Is Hamas going soft?
Palestinian group Hamas is sending some “not unhelpful” signals about the Middle East peace process but should be clearer on where it stands, British Prime Minister Tony Blair said in an interview broadcast on [al-Jazeera] Friday — YNet
Blair did not make a specific reference, but:
The Palestinians are united in seeking a state in the West Bank, Gaza and Jerusalem, a senior Hamas leader said in an unusually enthusiastic endorsement of an idea the extremist Islamic movement long opposed.
Moussa Abu Marzouk, a deputy to Hamas leader Khaled Mashaal (residing in Damascus), made the comment in an interview published Saturday in the Hamas-linked newspaper “Palestine.”
Hamas was founded on a pledge to seek Israel’s destruction, but some in the movement have softened their stance as part of coalition talks with the Fatah movement of Palestinian Authority Chariman Mahmoud Abbas. The Hamas-Fatah government’s platform calls for the establishment of a Palestinian state in the West Bank, Gaza and east Jerusalem, the lands Israel captured in the 1967 Six Day War.
In the coalition talks, Hamas had presented its acquiescence to the idea as a major concession.
However, in his interview, Abu Marzouk presented a state alongside Israel as an achievement for the Palestinians.
“Now there is one team, one program, one united government … so there is a big chance to reach the goal we agreed upon at this stage, which is a Palestinian state in the West Bank, Gaza and Jerusalem,” he said. [my emphasis] — Jerusalem Post
Is there indeed anything new here? Only in a public relations sense.
Hamas has traditionally favored the total replacement of Israel by a Palestinian state. Here is Abu Marzouk last December:
It is not impossible, Abu Marzouk, emphasized, to establish a viable state on the whole territory of Palestine from the river (Jordan) to the (Mediterranean) sea. Not thinking to establish the state in that form represented the first mistake by the PLO when it thought that Palestine could accommodate two states. As to Hamas’s approach, it states that Arabs, Muslims and Palestinians have a historical right in Palestine, and that all Palestinians must be able to return to their homeland . — Ikhwanweb.com (Muslim Brotherhood website)
Arafat’s PLO did suggest, for public consumption, that it would accept a state alongside Israel and end the conflict, although on terms that were always designed to be unacceptable to Israel, such as inclusion of a right of return for refugees and their descendants to Israel, full control of East Jerusalem, etc. However, there is plenty of evidence that the intent of Arafat and the PLO leadership was to consider any Palestinian state that did not stretch from the river to the sea as an intermediate stage, a platform that would make the final re-conquest possible.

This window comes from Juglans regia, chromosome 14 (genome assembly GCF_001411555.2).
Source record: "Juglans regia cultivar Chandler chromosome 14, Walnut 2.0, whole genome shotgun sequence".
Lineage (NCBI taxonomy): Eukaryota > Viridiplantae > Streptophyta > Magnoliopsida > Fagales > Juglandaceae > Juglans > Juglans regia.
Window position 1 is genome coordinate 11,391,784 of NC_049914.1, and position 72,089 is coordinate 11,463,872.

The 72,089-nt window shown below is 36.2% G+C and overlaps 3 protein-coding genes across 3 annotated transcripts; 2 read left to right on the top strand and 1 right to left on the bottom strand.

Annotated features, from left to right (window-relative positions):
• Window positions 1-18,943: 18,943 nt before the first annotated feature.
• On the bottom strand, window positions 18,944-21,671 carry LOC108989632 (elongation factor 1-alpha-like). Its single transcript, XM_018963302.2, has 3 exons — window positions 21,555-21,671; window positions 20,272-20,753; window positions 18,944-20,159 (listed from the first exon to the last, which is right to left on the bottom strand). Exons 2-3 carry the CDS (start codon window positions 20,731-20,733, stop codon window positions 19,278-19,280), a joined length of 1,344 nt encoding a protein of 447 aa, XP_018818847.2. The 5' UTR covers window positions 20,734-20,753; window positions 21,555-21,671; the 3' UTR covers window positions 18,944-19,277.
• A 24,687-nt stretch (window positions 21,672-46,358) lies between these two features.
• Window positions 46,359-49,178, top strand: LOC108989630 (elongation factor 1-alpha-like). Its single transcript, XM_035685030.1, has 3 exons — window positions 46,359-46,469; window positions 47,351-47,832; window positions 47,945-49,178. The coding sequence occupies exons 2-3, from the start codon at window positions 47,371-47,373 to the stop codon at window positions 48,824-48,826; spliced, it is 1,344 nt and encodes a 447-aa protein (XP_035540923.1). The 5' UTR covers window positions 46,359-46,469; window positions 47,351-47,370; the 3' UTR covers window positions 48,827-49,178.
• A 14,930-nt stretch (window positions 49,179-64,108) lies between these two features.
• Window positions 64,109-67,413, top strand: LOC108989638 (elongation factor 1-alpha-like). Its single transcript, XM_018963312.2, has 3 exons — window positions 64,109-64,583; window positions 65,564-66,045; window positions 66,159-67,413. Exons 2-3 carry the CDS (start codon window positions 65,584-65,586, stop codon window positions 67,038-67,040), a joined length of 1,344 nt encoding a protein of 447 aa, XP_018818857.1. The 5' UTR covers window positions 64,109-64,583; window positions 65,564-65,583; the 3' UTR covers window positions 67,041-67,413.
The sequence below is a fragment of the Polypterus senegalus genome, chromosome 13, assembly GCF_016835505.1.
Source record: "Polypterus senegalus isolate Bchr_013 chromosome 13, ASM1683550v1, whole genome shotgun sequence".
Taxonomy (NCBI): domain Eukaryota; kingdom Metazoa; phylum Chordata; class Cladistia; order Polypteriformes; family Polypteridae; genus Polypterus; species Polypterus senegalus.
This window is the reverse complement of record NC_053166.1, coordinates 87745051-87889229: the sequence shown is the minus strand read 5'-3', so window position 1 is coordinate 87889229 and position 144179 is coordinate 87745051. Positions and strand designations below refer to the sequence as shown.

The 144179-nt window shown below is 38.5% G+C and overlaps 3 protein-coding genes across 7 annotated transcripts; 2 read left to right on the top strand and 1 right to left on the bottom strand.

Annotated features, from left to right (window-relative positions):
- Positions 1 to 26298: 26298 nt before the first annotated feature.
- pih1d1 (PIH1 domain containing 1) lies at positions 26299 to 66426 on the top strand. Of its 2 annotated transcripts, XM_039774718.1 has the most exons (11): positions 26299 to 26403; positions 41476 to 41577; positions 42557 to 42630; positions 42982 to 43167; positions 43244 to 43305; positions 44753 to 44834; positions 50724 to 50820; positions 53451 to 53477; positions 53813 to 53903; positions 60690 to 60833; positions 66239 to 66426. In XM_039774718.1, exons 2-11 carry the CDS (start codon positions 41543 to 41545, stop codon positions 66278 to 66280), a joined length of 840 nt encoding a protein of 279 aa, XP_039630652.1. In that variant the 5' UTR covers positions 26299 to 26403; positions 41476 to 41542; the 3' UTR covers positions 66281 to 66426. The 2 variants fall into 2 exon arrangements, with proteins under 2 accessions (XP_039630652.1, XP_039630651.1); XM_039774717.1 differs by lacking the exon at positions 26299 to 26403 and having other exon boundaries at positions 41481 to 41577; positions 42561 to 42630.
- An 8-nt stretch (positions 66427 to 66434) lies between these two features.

The Hamas leadership, unlike Arafat, does not generally lie about their goals, but relies on indirection and Western/Israeli wishful thinking to distract attention from them. So note Abu Marzouk’s inclusion of the phrase “at this stage” in the first quotation above, which I interpret to mean that Hamas would view a Palestinian state in the territories as temporary, and not an end to the conflict.
And indeed, in the Muslim Brotherhood article Abu Marzouk also said,
Even if a Palestinian state comes into existence this doesn’t mean that Israel has become legitimate, because there remain rights for the Palestinians that they must restore, notably the right to return to their homes.
An even more explict statement was made by Hamas co-founder and Palestinian Authority Foreign Minister Mahmoud al-Zahar in July of 2005:
Speaking to the Corriere Della Sera newspaper, al-Zahar said Hamas would “definitely not” be prepared for coexistence with Israel should the IDF retreat to its 1967 borders.
“It can be a temporary solution, for a maximum of 5 to 10 years. But in the end Palestine must return to become Muslim, and in the long term Israel will disappear from the face of the earth.” —YNet
It’s highly unlikely that Hamas has suddenly taken a 180-degree turn and is now even more moderate than Arafat’s PLO, actually prepared to offer peace in return for a state in the territories.
Rather, the statement seems to say that Hamas will go along with its other coalition partners in seeking a state alongside Israel — as a ‘stage’, a short-term goal. It does not negate the longer-term aim, expressed in the Hamas covenant, of replacing Israel with an Arab state.